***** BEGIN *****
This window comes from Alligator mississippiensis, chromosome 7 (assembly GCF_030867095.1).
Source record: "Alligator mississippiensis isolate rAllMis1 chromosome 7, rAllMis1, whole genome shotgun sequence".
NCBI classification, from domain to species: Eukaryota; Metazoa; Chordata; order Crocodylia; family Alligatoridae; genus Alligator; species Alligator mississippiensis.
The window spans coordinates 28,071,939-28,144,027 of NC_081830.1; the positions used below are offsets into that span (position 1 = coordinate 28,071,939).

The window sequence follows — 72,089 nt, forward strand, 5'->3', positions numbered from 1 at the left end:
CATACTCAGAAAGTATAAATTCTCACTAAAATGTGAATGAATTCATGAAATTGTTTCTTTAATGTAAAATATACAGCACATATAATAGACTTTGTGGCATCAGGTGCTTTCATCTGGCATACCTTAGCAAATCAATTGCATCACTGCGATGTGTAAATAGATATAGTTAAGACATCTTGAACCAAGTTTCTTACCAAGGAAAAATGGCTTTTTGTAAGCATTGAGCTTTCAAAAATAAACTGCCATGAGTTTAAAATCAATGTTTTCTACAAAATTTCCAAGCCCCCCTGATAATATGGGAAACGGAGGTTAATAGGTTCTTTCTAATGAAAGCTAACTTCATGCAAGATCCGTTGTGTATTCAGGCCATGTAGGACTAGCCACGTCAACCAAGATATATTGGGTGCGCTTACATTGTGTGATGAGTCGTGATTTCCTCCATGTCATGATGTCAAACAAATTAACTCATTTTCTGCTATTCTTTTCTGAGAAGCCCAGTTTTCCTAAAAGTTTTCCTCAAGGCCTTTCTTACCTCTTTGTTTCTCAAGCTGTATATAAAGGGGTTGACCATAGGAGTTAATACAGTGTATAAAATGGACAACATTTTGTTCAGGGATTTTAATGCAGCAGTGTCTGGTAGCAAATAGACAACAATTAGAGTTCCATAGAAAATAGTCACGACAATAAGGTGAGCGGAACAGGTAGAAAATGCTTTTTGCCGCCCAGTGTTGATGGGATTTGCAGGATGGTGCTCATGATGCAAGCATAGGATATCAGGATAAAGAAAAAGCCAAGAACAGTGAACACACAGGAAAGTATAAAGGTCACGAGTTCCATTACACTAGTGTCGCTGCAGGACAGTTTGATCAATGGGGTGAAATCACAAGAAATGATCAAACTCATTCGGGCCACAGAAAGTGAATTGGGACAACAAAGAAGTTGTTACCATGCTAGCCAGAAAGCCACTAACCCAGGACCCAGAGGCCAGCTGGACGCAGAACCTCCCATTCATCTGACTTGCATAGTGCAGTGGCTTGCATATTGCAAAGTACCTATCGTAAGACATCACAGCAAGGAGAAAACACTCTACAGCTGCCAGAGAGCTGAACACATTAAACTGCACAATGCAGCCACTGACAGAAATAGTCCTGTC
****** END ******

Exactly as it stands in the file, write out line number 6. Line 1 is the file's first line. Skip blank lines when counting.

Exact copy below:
CATACTCAGAAAGTATAAATTCTCACTAAAATGTGAATGAATTCATGAAATTGTTTCTTTAATGTAAAATATACAGCACATATAATAGACTTTGTGGCATCAGGTGCTTTCATCTGGCATACCTTAGCAAATCAATTGCATCACTGCGATGTGTAAATAGATATAGTTAAGACATCTTGAACCAAGTTTCTTACCAAGGAAAAATGGCTTTTTGTAAGCATTGAGCTTTCAAAAATAAACTGCCATGAGTTTAAAATCAATGTTTTCTACAAAATTTCCAAGCCCCCCTGATAATATGGGAAACGGAGGTTAATAGGTTCTTTCTAATGAAAGCTAACTTCATGCAAGATCCGTTGTGTATTCAGGCCATGTAGGACTAGCCACGTCAACCAAGATATATTGGGTGCGCTTACATTGTGTGATGAGTCGTGATTTCCTCCATGTCATGATGTCAAACAAATTAACTCATTTTCTGCTATTCTTTTCTGAGAAGCCCAGTTTTCCTAAAAGTTTTCCTCAAGGCCTTTCTTACCTCTTTGTTTCTCAAGCTGTATATAAAGGGGTTGACCATAGGAGTTAATACAGTGTATAAAATGGACAACATTTTGTTCAGGGATTTTAATGCAGCAGTGTCTGGTAGCAAATAGACAACAATTAGAGTTCCATAGAAAATAGTCACGACAATAAGGTGAGCGGAACAGGTAGAAAATGCTTTTTGCCGCCCAGTGTTGATGGGATTTGCAGGATGGTGCTCATGATGCAAGCATAGGATATCAGGATAAAGAAAAAGCCAAGAACAGTGAACACACAGGAAAGTATAAAGGTCACGAGTTCCATTACACTAGTGTCGCTGCAGGACAGTTTGATCAATGGGGTGAAATCACAAGAAATGATCAAACTCATTCGGGCCACAGAAAGTGAATTGGGACAACAAAGAAGTTGTTACCATGCTAGCCAGAAAGCCACTAACCCAGGACCCAGAGGCCAGCTGGACGCAGAACCTCCCATTCATCTGACTTGCATAGTGCAGTGGCTTGCATATTGCAAAGTACCTATCGTAAGACATCACAGCAAGGAGAAAACACTCTACAGCTGCCAGAGAGCTGAACACATTAAACTGCACAATGCAGCCACTGACAGAAATAGTCCTGTC